Lara Tomich, DVM, Dipl. ACVD, explains that allergic reactions result from an overactive immune system. Genetics play a role, and environmental factors and exposure are also relevant. Some breeds originating from certain areas, such as Icelandic Horses now living in new climates, are at higher risk of developing allergies.
This podcast is an excerpt from our Ask The Horse Live Q&A, “Managing Your Horse’s Allergies.” Listen to the full recording here.
About the Expert:
DVM, Dipl. ACVD
Lara Tomich, DVM, Dipl. ACVD, grew up surrounded by horses, dogs, cats, chickens, pigeons, lizards, and fish in Warwick, New York, completed her veterinary degree at Tufts University Cummings School of Veterinary Medicine in 2015. Following graduation she completed a small animal rotating internship at Tufts VETS and a dermatology specialty internship and a dermatology residency at the University of Illinois.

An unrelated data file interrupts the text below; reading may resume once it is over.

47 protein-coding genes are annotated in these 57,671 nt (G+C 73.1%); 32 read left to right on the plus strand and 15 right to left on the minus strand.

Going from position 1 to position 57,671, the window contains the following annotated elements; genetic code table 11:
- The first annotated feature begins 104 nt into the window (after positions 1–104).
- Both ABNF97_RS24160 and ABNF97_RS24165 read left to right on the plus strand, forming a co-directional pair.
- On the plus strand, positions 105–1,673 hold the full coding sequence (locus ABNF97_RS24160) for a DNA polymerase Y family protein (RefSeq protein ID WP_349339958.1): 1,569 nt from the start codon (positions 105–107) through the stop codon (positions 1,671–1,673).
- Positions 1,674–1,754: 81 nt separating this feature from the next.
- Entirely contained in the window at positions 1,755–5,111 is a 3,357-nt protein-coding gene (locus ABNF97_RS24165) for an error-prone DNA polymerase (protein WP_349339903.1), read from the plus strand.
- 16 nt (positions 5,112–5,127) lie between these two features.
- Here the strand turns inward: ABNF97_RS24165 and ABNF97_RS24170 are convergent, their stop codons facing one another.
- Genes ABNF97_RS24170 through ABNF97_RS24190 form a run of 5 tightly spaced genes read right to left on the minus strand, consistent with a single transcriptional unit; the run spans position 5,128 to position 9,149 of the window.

Tomich’s interests include creative management of allergic dermatitis, laser surgery, and equine dermatology. She enjoys playing soccer, riding horses, listening to live music, skiing, and cooking in her spare time. Neither she nor her dog, Theodore, enjoy running but occasionally give it another try.